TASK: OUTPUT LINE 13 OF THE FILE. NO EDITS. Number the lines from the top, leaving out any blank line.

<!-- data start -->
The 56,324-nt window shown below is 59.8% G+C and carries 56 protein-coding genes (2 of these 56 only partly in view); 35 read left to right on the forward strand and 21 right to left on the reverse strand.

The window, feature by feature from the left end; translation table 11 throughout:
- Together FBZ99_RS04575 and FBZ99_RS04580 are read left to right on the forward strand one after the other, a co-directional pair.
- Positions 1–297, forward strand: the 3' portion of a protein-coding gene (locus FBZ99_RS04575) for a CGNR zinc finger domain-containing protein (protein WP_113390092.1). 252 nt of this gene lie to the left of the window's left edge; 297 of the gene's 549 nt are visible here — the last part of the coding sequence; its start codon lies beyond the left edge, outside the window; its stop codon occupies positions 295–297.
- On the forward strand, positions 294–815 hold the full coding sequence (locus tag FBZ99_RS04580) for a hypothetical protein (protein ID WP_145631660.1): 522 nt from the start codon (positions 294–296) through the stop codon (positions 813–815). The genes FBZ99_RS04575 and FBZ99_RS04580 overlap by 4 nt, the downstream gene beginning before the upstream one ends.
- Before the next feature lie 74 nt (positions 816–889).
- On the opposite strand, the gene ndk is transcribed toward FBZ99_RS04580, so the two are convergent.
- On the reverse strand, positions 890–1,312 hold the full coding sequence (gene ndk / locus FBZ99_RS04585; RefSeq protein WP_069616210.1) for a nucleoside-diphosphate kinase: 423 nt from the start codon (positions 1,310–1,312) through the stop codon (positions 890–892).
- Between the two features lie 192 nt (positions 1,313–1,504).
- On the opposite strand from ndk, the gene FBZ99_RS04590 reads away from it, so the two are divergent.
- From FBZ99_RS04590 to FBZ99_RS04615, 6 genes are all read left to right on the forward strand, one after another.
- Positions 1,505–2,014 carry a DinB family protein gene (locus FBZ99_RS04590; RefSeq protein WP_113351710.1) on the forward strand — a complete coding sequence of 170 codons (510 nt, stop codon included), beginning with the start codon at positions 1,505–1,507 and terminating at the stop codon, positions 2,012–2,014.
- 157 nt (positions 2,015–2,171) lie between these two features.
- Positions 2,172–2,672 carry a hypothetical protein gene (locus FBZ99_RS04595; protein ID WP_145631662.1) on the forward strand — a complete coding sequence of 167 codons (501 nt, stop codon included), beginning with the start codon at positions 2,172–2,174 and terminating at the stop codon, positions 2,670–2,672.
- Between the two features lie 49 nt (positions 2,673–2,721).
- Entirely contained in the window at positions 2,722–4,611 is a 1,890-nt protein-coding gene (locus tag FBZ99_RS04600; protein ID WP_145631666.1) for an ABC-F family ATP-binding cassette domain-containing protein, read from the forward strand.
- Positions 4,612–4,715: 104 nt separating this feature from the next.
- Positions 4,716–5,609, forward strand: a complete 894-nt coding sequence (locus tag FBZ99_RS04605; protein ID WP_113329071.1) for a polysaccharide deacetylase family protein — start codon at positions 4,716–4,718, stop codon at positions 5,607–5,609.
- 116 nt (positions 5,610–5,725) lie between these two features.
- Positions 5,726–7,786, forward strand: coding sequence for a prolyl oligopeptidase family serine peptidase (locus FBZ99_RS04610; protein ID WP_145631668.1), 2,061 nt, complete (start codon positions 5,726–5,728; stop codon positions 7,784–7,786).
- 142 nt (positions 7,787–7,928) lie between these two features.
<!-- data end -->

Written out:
- 157 nt (positions 2,015–2,171) lie between these two features.